At home in the mountains

At home in the mountains

Photo for representation only. - File photo

Rishabh Kochhar

With the coronavirus back with a newfound vengeance, I had to cancel a trip to the hills with my friends. I never thought that missing a trip to the hills would haunt me so much because growing up, I hated the mountains. My family’s annual retreat to my aunt's place in Shimla would see us walking aimlessly along the Mall Road, having lunch with old family friends, and tea with another acquaintance. While my parents loved these endless walks, I abhorred them. But after spending the better half of the last decade in Mumbai, Hyderabad, Bengaluru, and remote Manipal, I grew inexplicably fond of the hills. So in November, with an ease in travel restrictions, I convinced my extended family to accompany me to a remote village near Kasauli.

Just 7 km short of Kasauli lies the quaint little village of Jangeshu. Other than a private homestay accommodation, there exists no commercial property between Jangeshu and Kasauli. This makes it the perfect escapade from civilisation. I decided to test my limits in the peaceful hamlet and vowed to leave on foot for Kasauli before the break of dawn. The trek proved far more interesting than I had thought.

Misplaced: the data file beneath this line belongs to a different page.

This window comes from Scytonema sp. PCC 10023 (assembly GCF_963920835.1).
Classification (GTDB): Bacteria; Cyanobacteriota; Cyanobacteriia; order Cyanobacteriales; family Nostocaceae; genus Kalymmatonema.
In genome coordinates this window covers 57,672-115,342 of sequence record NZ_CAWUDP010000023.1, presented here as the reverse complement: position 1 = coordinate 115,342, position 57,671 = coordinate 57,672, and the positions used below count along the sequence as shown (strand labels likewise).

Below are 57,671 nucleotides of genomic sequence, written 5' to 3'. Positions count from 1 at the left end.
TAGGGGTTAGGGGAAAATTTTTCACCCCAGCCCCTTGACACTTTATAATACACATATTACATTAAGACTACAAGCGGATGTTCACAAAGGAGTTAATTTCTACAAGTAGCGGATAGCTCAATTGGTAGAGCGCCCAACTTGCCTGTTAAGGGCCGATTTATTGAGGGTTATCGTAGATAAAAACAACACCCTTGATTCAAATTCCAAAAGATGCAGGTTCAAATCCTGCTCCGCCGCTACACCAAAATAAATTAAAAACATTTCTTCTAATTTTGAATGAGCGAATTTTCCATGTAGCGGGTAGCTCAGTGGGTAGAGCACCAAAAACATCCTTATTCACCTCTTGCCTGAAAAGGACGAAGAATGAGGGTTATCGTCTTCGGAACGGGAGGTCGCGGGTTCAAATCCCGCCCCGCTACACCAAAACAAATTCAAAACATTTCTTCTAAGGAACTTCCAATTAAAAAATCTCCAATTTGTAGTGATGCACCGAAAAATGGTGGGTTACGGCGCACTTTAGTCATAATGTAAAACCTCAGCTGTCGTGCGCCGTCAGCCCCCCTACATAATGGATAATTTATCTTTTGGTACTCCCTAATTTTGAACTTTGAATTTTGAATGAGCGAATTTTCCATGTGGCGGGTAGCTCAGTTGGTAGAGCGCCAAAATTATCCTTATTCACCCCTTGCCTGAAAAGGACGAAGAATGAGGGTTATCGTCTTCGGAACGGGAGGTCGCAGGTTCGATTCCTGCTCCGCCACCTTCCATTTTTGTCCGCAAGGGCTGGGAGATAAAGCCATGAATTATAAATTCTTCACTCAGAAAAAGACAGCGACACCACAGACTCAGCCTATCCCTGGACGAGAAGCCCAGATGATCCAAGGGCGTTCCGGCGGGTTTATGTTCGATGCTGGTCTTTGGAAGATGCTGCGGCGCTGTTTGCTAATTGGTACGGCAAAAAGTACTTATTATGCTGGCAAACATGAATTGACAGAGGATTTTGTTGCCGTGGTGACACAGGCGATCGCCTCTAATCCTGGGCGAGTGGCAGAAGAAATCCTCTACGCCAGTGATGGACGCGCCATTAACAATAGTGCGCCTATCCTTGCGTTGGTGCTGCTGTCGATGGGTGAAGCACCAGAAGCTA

It took me all of two days to settle into my carefree, slow life. My mornings began with my newfound love for trekking, and the owner of an under-construction grocery store wished me, a complete stranger, a good morning every day. Breakfast was a couple of ‘aaloo paranthas’ to compensate for the long trek. The mellifluous sound of water from a nearby waterfall with water so clean, it could be sipped right there, provided the perfect background music for my slow mornings. I was content with the idyllic life, but nature wasn't quite done with me. As if privy to my new hobby of bird-watching, a pair of lovely yellow-billed blue magpies greeted me on my walks, flying away the moment I took out my phone to take a picture. Life's best moments can't be photographed.

Life in the hills is simple, and people are often kind. I carried my urban fears of being robbed during the trek, but I needn’t have worried. Twice, a local couple in a car offered to drop me to Kasauli, but part of my mission to reach Kasauli was to do it on foot. Some jawans descending from Kasauli offered me tea from their flask since I looked thirsty, but I was determined to have tea in Kasauli — it would make for a wonderful Instagram post!

I never made it to Kasauli on any of my treks because a group of ferocious monkeys always barred my path just before Kasauli, but the fresh air of the mountains, the challenging trek, and the stunning spectacles made up for it. I felt a deeper connection with Ruskin Bond’s books, and his undying love for the hills suddenly felt very real. After all these years, I now understood why my parents enjoyed their long walks in Shimla.

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